Twentieth Century

American modern art, 20th century American art


Notable figures

A few American artists of note include Ansel Adams, John James Audubon, Milton Avery, Thomas Hart Benton, Albert Bierstadt, Alexander Calder, Robert Capa, Mary Cassatt, William Merritt Chase, Dale Chihuly, Frederic Edwin Church, Thomas Cole, John Singleton Copley, Edward S. Curtis, Stuart Davis, Richard Diebenkorn, Thomas Eakins, Sir Jacob Epstein, Jules Feiffer, Helen Frankenthaler, Arshile Gorky, Marsden Hartley, Al Hirschfeld, Hans Hofmann, Winslow Homer, Georgia O'Keeffe, Lee Krasner, Franz Kline, Willem de Kooning, Dorothea Lange, Roy Lichtenstein, Morris Louis, John Marin, Agnes Martin, Joan Mitchell, Robert Motherwell, Jackson Pollock, Man Ray, Robert Rauschenberg, Frederic Remington, Norman Rockwell, Mark Rothko, Albert Pinkham Ryder, Augustus Saint-Gaudens, Dr. Seuss, Ben Shahn, Cindy Sherman, David Smith, Frank Stella, Gilbert Stuart, James Thurber, Louis Comfort Tiffany, Andy Warhol, Frank Lloyd Wright, Andrew Wyeth, N.C. Wyeth.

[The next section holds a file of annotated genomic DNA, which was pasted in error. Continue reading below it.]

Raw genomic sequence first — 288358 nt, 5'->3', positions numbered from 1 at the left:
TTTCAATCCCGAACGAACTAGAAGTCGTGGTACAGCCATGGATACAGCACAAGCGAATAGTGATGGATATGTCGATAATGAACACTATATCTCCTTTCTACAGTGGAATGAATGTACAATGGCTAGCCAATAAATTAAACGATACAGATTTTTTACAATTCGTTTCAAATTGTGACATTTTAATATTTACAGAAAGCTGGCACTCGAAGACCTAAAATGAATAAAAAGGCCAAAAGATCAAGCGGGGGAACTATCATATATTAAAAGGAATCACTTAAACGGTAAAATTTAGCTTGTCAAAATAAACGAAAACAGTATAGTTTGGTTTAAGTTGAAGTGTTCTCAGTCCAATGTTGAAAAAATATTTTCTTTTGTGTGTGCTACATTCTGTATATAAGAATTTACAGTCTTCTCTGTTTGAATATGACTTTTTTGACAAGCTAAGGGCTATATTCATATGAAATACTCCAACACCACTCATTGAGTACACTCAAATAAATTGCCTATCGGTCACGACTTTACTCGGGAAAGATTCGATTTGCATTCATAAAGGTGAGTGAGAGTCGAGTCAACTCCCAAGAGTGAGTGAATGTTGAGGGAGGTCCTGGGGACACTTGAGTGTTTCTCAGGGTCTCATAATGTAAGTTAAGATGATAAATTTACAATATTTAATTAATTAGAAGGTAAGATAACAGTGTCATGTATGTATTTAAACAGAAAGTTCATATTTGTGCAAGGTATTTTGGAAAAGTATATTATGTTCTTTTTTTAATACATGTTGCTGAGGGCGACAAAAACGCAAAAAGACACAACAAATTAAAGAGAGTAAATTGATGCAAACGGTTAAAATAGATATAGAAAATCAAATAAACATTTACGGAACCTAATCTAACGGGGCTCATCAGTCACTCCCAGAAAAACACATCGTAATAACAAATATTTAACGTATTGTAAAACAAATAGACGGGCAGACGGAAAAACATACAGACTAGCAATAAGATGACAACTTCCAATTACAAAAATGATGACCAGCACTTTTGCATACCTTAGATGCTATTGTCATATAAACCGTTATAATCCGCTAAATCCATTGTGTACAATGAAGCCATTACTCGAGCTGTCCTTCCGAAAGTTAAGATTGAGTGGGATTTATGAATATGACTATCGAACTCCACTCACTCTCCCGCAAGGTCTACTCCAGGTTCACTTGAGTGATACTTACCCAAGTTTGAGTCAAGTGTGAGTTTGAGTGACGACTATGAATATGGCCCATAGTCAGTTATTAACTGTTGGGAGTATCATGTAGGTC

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Unless indicated otherwise, the text in this article is either based on Wikipedia article "Visual art of the United States" or another language Wikipedia page thereof used under the terms of the GNU Free Documentation License; or on original research by Jahsonic and friends. See Art and Popular Culture's copyright notice.